How I use Sketch Nested Symbols

Perhaps the greatest aspect of Sketch is the intuitive simplicity it brings to design. However, creating nested symbols is where it really gets tricky.

If you use Sketch you will be familiar with Symbols. Think of them as global variables. Using the same button on all your pages, and only changing the text? Create a symbol. Designing a people directory where every result has to have the same layout? Create a symbol. So far, so easy.

But the power of Sketch is creating nested symbols. This article by Noam Elbaz on Medium is a good start, and this article by Lloyd Humphreys is mind blowing. Lloyd pushes the envelope and manages to create the most incredibly versatile symbols. The image below (taken from the article) gives you an idea. This is ONE SYMBOL. Frankly, it's nuts. 

Taken from Lloyd Humphreys, this is how far Nested Symbols can be pushed.

Taken from Lloyd Humphreys, this is how far Nested Symbols can be pushed.

I find the best way to get a handle on this (for web design) is in the creation of a Navigation Bar.

When creating client mockups, it often helps to be able to show the Nav Bar in it's various states. This is also super useful when passing designs onto your Dev Team (I use Zeplin, it's a game changer). 

Step 1

Begin by creating a simple bar, 1200px wide. On the left you put a logo, and on the right you put your menu options. Easy.

Step 2

Now, some housekeeping.

Rename the options (Home, Work, etc) like so: "Nav Bar/Nav Off/Home", and so. Another great thing about Sketch is that adding "/" will group symbols, so that they're and organised in the dropdown menu. I would also recommend reordering the elements, so that Home is at the top of the Layers list, and Contact at the bottom. This will come in handy later on.


Step 3

Now, group your NavBar together, and give it a useful name. I called mine "Navigation". Select your group, and make it a Symbol.

Double-click on your new Symbol, which takes you to the Symbols page. Now here is where the fun begins. Click on each item in turn (Home, Work, etc) and make it into a Symbol.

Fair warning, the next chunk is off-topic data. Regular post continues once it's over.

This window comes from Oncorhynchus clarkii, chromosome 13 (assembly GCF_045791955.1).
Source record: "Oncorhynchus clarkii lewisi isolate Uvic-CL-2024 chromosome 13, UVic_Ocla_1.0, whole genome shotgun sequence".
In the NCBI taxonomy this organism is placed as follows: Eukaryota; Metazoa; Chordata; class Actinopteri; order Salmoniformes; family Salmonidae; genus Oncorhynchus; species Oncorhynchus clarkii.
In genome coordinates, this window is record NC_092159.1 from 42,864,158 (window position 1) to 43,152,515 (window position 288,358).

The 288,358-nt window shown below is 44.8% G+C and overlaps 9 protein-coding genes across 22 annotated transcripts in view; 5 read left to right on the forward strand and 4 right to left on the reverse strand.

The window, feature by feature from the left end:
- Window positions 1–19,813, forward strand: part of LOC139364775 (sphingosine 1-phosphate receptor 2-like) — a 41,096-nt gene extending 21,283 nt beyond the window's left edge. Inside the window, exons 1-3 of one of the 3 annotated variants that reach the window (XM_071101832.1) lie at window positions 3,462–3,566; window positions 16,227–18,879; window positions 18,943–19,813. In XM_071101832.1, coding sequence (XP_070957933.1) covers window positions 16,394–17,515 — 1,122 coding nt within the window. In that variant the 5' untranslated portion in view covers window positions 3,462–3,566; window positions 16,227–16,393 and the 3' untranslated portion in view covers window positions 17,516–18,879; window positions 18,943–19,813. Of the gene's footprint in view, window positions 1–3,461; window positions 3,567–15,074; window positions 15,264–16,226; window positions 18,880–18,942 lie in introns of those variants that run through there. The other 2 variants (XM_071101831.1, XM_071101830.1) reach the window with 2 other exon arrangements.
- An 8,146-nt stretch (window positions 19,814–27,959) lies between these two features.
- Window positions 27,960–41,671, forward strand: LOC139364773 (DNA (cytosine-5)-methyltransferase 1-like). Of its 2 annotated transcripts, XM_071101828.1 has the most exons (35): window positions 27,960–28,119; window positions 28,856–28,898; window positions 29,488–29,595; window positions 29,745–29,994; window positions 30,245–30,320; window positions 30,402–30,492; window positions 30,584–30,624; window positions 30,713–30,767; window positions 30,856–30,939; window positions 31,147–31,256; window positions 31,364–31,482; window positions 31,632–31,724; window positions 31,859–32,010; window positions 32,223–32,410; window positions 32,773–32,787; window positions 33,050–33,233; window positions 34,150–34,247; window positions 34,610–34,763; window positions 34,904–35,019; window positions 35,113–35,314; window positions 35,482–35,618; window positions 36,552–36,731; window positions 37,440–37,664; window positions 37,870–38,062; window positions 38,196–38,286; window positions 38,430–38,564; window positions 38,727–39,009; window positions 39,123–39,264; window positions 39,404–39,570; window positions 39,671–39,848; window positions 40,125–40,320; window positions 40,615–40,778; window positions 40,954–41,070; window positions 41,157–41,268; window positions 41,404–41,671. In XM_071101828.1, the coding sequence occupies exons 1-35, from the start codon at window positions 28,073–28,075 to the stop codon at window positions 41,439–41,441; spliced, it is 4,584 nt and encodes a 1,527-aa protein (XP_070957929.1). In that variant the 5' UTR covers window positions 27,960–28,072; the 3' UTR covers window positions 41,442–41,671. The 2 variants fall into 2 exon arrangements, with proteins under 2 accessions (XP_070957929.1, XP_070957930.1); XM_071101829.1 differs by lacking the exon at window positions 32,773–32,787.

Step 4

If you've done everything right, then it should look like the above – your 5 new Symbols on the right hand side.

Duplicate the Home Symbol, and rename it: "Nav Bar/Nav On/Home".

For this new Symbol, select the Home and change it to a different colour. I went for a dark green.

You're almost done.

Step 5

Go back to Page 1, where you originally created the Nav Bar. Now when you select it, a different set of options appears on the right side of the screen. Click on the first drop down, will now have 2 options: Nav On and Nav Off:

Screen Shot 2017-02-02 at 18.45.27.png

The reason for this, is that Sketch automatically uses any other Symbol with an Artboard who's dimensions are the same. (This can lead to problems, but you can always manually edit an Artboard's size to ensure that you have a unique size).

Now look at your lovely shiny Nav Bar. You've changed the "Home" option! 

Step 6

All you have to do now is apply the same technique to the remaining menu options, and boom, you have a versatile reusable component. It's so effective, and an amazing time saver in the long run.

Once you get into it you can make far more complex combinations, such as Lloyd Humphreys. But for me, this was a light bulb process. Once I mastered this, the whole world of Nested Symbols opened up for me.

Tom Woodsketch, design